Free Preview Clip
Betty Medsger tells the story of 8 activists who broke into FBI office in 1971 and revealed Hoover's secret police state operation, Cointelpro.Click here for free audiobook download from Audible, and generate $15 to PBC Podcast!
Medsger's important book is The Burglary: The Discovery of J. Edgar Hoover's Secret FBI. Medsger was a reporter for The Washington Post, and received copies of FBI documents the burglars stole from an FBI office in Media, Pennsylvania.
We open with discussion of the book's important revelations about Hoover: his micromanagement of the FBI and the cult of personality he built around himself. Medsger explains the secret Security Index, which Hoover started in the 1930's--it kept track of citizens who were not suspected of crimes, but who expressed "subversive" ideas and would be subject to detention in an undefined national emergency. The list began with alleged communists, added black civil rights activists, then expanded to draft and war protesters during Vietnam. She explains that on 3 different occasions, Hoover defied orders to shut down his enemies list, so he just changed the name of the program and instructed his agents to continue the list.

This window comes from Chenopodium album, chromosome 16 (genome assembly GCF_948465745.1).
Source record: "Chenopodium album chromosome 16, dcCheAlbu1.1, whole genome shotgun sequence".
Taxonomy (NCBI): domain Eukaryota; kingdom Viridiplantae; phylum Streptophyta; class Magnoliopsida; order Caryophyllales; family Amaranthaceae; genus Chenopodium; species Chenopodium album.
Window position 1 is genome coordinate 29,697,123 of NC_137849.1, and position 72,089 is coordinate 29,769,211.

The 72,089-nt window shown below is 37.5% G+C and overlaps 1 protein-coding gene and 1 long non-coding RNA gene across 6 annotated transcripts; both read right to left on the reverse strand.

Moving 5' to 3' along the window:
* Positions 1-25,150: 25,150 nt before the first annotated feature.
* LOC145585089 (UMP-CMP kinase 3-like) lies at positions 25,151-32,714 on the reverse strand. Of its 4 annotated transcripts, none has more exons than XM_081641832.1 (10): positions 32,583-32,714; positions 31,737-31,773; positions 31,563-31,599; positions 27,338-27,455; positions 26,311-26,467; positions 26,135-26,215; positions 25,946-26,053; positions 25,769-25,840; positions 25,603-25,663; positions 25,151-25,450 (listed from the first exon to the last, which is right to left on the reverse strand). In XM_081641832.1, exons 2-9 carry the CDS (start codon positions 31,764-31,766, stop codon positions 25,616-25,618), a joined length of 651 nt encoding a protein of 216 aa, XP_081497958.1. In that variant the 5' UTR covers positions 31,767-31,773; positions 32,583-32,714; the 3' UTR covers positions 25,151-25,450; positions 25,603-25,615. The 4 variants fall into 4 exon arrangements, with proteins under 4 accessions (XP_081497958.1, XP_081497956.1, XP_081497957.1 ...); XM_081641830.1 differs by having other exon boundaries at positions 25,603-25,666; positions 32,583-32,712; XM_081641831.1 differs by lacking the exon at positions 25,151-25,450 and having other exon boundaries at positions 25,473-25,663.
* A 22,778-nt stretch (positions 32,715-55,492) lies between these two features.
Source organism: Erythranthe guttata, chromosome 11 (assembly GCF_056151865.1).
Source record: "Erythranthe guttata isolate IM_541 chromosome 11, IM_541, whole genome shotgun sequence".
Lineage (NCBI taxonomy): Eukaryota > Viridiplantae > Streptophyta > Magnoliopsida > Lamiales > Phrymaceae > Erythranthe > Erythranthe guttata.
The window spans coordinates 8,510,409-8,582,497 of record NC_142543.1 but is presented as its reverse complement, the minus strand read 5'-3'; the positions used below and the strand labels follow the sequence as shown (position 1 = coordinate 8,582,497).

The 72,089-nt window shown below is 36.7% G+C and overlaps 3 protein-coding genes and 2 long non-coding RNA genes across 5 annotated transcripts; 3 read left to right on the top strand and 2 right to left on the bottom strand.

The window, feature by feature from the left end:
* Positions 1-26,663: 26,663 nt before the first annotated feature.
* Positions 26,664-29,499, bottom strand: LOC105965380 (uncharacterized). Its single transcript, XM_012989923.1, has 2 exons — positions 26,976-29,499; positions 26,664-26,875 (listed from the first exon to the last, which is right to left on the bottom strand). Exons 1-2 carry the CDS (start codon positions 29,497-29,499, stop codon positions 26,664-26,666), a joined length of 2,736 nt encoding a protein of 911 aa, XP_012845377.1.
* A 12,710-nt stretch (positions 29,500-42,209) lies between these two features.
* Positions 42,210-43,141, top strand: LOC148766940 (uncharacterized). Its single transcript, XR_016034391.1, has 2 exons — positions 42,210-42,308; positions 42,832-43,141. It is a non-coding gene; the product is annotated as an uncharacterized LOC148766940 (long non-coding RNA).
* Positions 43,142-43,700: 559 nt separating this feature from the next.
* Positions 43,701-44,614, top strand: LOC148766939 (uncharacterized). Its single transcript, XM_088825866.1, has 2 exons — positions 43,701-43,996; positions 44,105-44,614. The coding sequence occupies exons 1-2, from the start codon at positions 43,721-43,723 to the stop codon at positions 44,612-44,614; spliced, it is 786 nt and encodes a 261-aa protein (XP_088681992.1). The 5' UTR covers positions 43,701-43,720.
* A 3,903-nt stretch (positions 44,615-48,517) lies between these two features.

Medsger explains that many elected officials initially defended Hoover, but that dogged reporting by NBC's Carl Stern and Seymour Hersh of the NY Times exposed Cointelpro, and people like California Congressman Don Edwards, a Democrat and former FBI agent, pushed for true reform.
She offers a partial account of the burglary and a second break-in to the draft board in Camden that involved 2 of the Media burglars. Through a paid informant, the FBI set a trap at Camden, expecting to arrest the man they erroneously thought was the leader of the Media episode. At trial, the informant flipped, and testified that the FBI helped orchestrate and pay for the crime.
We also discuss the FBI in recent years, comparing its No-Fly list with the Security Index and National Security Letters with the FBI's illegal tactics of the Hoover era. And we talk about the media's role in enabling FBI abuses since 9/11
At the end, she explains that, more than 30 years after the break-in, one of the burglars blurted out his involvement, which led to this significant book and a documentary to be released this spring, 1971.